Animals that are an easy target include the young and the old. The young are without sufficient experience or knowledge yet are highly vulnerable to predator attacks. The old animals, in turn, are not as vigorous as they have been during their prime and so would not be able to defend themselves fully as they have been.

Often, the predator is larger than its prey. The larger animal consumes the smaller ones as their food as mostly seen in seas (where large fishes are preying on small fishes or insects). However, there are instances as well when small animals are preying on large ones and this is not an easy task. A group hunting technique referred to as group predation makes predation of larger animals possible. Examples of group predation are a group of lions, wolves, or hyenas that can kill much larger animals. Lions are seen to kill big buffalos that are sometimes five times the weight of individuals. Group predation is commonly seen in ants as well.

Predation is not only seen in animals but also in other living beings, such as carnivorous plants. Examples include pitcher plants and Venus flytrap that prey on insects and flies. As you will see, there are three stages of venus flytrap predation. Firstly, the trap (which is a pair of modified leaves) is open waiting for prey to enter. When a prey (e.g. fly) gets into the plant’s trap, it generates stimuli that signal the plant to close a bit. By the next stimulation, the plant totally shuts its trap sealing the prey inside. The trap then serves as a digestive organ, secreting enzymes that digest the prey.

Read: Understanding the Venus Flytrap.

As for the pitcher, there is a pool of water containing digestive enzymes that digest the insect into absorbable food. The digestive enzymes dissolve the insect and the plant gets the nutrients.

Predator Definition

What is a predator? We can define predators as the species that use other species as their food. There are animal predators such as cats, wolves, lions, etc., and plant predators such as pitcher-plant. Predator and prey have an ecological relationship that keeps the population of both in control. When a predatory animal starts consuming its prey, the population of prey will decrease while that of the predator will increase. After some time there will be less prey while more predators. The lesser food will result in a decrease in the population of predators and as result, the population of prey will start increasing. This predator-prey relationship is naturally present on earth for millions of years. Further details about this have been discussed in the Population dynamics of predator and prey .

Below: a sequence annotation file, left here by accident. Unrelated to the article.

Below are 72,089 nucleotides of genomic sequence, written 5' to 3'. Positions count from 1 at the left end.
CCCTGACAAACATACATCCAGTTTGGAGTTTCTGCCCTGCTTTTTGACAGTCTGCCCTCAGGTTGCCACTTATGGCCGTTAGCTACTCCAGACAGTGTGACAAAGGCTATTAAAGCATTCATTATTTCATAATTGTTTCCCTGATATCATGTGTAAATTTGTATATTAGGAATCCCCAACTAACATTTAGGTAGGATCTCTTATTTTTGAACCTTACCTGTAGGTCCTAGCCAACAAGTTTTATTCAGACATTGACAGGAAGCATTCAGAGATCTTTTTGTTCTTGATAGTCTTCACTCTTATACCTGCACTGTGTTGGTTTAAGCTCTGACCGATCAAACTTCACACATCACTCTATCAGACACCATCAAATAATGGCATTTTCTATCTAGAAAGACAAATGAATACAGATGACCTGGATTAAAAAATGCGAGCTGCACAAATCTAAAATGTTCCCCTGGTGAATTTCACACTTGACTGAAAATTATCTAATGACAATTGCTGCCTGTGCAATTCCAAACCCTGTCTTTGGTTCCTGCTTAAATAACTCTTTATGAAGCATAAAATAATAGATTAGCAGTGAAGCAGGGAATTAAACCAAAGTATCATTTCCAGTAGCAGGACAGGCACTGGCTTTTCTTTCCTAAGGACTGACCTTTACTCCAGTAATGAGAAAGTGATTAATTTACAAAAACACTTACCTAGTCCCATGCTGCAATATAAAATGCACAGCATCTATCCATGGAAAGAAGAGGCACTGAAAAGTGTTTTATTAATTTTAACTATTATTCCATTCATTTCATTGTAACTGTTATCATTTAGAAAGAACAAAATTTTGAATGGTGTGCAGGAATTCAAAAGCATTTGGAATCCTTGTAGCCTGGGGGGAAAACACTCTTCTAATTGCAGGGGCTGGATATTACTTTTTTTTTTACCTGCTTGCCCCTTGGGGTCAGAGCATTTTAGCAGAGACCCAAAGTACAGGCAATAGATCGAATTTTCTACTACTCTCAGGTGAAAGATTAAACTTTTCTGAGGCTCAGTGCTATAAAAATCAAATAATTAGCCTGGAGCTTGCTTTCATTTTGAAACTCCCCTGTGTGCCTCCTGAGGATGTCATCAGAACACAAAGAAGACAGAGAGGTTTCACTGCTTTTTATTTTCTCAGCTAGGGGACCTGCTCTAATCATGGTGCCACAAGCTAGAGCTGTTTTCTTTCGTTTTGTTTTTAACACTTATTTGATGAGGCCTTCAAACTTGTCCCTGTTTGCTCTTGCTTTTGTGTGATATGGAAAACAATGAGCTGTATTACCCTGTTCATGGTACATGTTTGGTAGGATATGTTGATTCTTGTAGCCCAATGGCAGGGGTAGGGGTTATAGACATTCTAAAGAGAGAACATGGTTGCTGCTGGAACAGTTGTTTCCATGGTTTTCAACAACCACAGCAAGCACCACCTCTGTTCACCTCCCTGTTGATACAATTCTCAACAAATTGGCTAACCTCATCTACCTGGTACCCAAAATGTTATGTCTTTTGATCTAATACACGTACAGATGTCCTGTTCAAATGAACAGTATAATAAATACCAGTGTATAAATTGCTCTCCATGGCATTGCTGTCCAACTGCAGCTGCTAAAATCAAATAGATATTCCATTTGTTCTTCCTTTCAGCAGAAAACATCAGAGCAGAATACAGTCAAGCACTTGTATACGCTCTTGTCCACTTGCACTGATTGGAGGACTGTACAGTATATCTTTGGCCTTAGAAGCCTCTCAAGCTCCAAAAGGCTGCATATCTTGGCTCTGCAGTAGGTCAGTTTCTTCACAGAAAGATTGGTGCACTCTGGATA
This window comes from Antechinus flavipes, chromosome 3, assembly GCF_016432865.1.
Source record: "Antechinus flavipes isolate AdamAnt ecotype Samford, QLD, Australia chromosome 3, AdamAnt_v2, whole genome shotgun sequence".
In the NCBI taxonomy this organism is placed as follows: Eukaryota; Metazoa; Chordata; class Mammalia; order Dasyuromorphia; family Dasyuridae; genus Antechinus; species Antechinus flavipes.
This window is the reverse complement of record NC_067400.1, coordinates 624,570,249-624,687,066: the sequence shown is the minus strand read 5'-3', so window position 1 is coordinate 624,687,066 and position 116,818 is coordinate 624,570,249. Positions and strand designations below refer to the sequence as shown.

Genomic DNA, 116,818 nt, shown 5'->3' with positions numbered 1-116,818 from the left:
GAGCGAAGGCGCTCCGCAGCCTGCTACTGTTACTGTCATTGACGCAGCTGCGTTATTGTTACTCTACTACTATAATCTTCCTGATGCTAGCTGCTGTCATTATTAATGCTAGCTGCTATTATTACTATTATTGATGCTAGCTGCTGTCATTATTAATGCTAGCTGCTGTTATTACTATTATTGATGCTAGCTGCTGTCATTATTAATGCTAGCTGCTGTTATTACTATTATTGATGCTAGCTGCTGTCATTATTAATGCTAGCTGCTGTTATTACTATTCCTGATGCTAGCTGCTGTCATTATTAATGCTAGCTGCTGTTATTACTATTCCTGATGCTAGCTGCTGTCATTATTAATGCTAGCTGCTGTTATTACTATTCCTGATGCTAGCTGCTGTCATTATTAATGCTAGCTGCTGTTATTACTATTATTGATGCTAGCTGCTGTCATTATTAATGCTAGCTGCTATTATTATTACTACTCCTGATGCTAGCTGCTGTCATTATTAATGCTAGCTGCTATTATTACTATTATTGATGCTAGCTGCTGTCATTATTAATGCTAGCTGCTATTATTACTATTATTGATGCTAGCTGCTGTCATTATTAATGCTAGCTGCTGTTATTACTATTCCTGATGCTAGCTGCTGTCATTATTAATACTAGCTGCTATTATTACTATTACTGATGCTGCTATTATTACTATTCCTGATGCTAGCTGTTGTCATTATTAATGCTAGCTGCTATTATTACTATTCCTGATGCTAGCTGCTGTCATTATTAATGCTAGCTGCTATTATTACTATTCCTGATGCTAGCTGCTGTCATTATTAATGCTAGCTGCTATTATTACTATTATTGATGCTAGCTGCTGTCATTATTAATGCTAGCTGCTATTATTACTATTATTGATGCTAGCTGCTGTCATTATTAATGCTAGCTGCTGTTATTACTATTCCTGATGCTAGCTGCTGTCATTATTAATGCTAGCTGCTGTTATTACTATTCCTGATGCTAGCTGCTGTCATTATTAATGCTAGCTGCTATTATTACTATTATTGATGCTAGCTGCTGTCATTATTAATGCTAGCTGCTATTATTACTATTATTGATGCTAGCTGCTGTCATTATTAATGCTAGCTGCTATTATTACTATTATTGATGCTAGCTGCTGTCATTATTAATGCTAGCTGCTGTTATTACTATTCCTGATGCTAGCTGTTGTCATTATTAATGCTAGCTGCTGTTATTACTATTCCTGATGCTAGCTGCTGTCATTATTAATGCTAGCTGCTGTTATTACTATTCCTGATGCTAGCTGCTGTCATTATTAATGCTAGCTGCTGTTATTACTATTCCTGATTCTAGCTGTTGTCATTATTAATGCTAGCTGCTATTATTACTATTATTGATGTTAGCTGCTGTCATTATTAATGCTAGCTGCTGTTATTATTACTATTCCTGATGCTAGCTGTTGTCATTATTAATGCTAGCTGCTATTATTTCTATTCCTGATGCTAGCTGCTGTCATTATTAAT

There are several types of predators depending on their size, biology, and nature of predation. However, predators are largely considered carnivores or meat-eaters . Other references though include herbivores and parasites as predators based on the definition of predation that incorporates the ecological flow of energy between organisms. [Ref.: Sih, et al.] However, we will focus more on the carnivores as predators in the next sections.

predators - collage

Predators’ hunting techniques

Predators search, assess, pursue, and then kill the prey. These actions of a predator are known as the foraging cycle . The search involves finding the right kind of prey. For example, a wolf will not search for a very oversized animal such as buffalo, rather its preference will be a smaller animal such as moose. Similarly, an insect named “mantid” would prefer to catch small prey. This is because it uses its forelegs to capture and eat the prey and its forelegs are not very large or strong. Thus there is a positive correlation between the size of prey and types of predators. Once the prey is searched, the predator can assess either wait for it or pursue it . It also depends on the nature of the predator and the density of prey. Of course, a plant will not pursue a fly. However, some predators such as tigers and lions can first wait and then pursue their prey once it’s in their range.

Predators use different methods of hunting. One of the methods is to capture the prey. There are several capturing techniques that different predators use. The techniques can involve ambush ( lions, panthers, and other carnivorous animals use this method ), ballistic interception ( such as a frog catches a fly passing nearby with a sudden jerk of its sticky tongue ), and pursuit (chasing).